Tuesday, May 1, 2012
Yesterday, I summarized Changing the Modal Law School: Rethinking U.S. Legal Education in (Most) Schools, 116 Penn. St. L. Rev. 1119 (2012) by Nancy B. Rapoport. Today, I would like to offer some commentary on this important article on legal education.
I think that Dean Rapoport is correct that there are three types of law schools: the elite law schools, the modal law schools (the majority of law schools in the middle), and a few precarious law schools, which are having problems turning out students who can pass the bar and obtain employment. The importance of this observation is that we should not be having law schools that are all the same (like Yale), but rather have at least three different approaches to legal education, which are structured around the type of law students each type of law school generally attracts. While Rapoport rightly emphasizes the preparedness of the students, I would also consider the innate ability of the school’s law students (which Rapoport rejects), the region most of the law students are from, the saturation of law schools in the region, and the kind of law most students at that law school want to practice.
I agree with Rapoport’s comment that U.S. News is part of the problem since it rewards those law schools who are most like Yale. As I mentioned last week here, we need to either eliminate the U.S. News rankings or have dual rankings: one for scholarship programs and one for practice programs. Since I would rank all law schools in both categories, those that excelled in both would be rewarded.
I also agree with Rapoport that elite law schools need the least change. However, they do need to provide their students with some practical skills. Stanford and Washington and Lee have done this, so why can’t other elite law schools?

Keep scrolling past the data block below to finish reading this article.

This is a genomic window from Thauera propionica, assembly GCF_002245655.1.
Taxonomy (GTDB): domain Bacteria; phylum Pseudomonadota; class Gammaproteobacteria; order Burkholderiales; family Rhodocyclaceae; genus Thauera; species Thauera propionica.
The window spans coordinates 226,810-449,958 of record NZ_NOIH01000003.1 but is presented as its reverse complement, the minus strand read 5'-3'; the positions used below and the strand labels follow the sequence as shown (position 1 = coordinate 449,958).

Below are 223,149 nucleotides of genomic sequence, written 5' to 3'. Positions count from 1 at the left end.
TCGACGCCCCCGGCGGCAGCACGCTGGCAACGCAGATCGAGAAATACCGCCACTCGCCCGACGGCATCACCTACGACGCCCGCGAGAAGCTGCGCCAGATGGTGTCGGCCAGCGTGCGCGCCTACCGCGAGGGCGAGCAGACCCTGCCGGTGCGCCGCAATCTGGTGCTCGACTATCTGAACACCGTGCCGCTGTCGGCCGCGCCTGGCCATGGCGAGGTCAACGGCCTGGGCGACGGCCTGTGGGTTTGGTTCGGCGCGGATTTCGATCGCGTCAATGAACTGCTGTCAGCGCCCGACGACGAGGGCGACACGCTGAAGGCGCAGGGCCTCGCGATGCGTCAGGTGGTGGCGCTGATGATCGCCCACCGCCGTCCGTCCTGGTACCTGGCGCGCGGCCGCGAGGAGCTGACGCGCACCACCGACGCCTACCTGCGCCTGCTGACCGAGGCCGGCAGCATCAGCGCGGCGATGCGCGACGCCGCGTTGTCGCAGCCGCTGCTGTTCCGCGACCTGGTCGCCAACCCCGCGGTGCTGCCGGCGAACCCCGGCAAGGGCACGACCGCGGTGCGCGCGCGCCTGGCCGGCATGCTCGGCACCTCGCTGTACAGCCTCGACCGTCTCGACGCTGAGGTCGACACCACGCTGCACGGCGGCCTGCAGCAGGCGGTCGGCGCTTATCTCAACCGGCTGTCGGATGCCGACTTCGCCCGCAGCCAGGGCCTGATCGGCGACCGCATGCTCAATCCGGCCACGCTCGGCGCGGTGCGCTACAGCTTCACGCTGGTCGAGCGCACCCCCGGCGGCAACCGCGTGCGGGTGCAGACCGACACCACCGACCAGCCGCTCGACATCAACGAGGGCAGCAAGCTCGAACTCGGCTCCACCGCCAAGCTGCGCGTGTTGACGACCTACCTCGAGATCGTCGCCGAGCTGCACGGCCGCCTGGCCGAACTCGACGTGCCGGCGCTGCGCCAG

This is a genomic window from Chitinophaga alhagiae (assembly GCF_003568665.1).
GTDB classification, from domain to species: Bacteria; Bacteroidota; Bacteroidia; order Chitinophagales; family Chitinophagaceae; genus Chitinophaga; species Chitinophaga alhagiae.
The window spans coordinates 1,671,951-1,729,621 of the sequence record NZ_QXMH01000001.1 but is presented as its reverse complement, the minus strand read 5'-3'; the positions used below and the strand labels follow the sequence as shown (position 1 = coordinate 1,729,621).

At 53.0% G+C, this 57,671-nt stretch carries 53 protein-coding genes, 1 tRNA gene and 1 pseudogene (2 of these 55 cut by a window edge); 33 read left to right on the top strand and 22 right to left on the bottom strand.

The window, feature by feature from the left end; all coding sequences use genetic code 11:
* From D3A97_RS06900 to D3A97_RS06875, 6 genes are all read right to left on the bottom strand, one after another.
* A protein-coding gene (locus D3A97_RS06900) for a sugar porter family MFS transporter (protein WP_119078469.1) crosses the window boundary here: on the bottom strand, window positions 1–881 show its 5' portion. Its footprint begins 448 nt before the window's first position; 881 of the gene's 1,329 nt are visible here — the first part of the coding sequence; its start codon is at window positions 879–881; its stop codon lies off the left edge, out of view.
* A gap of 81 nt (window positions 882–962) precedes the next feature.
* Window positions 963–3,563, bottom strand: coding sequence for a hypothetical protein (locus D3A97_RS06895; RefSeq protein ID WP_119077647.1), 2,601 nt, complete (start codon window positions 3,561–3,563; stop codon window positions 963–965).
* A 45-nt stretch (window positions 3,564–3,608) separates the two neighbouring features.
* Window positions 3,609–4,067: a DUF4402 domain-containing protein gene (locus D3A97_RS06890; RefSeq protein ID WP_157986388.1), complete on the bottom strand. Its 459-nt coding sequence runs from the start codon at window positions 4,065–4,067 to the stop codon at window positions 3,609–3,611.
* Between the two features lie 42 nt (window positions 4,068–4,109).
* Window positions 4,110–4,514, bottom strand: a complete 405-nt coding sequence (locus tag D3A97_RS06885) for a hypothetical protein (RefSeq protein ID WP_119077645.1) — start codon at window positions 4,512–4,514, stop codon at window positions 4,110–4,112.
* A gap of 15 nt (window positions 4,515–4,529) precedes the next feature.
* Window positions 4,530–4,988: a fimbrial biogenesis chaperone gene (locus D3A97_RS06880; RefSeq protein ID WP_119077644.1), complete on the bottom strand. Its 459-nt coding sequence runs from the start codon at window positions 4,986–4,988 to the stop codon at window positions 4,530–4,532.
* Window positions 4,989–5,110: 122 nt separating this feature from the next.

As Rapoport notes, precarious law schools need the most change. We cannot teach unprepared law students, like we teach students at Yale. It is the precarious law schools that would benefit the most by incorporating skills into doctrinal courses and having more skills courses. These law schools would also benefit by making their teaching more explicit. They should explicitly teach legal skills, such as rule-based reasoning, analogical reasoning, rule synthesis, distinguishing cases, and policy-based reasoning. They should also give their students more background in a doctrinal area before plunging into cases (like the casebooks in the Context and Practice series from Carolina Academic Press do). Students at these law schools need much more individual attention than those at Yale or Harvard. Every first-year student at a precarious law school should have an faculty mentor, who meets with each student several times a semester. Having required courses before matriculation is also a good idea.
The picture at modal law schools should look different than Yale, too. These students are going into practice, not politics or teaching, so they should be prepared for practice. They also need more explicit teaching and immersion in skills courses. Teaching students problem solving is vitally important.
As Rapoport mentions, we need to reward those teachers who are willing to take on the load of teaching skills. While furthering knowledge is important, students come to modal law schools to learn to be lawyers, not scholars. Those who do the job of preparing them should have the same status and pay as traditional law teachers.
As Rapoport mentions, teaching ethics and professionalism in first-year courses should be a significant portion of a law school’s mission. As I have said before, students will learn ethics better if they learn it in connection with the related substantive law (contracts’s ethics in contracts class).
Finally, as my co-blogger, Jim Levy, has mentioned several times (for example, here), law schools can distinguish themselves by doing things differently. Doing things differently could also help them avoid going out of business, as several commentators have warned (for example, here).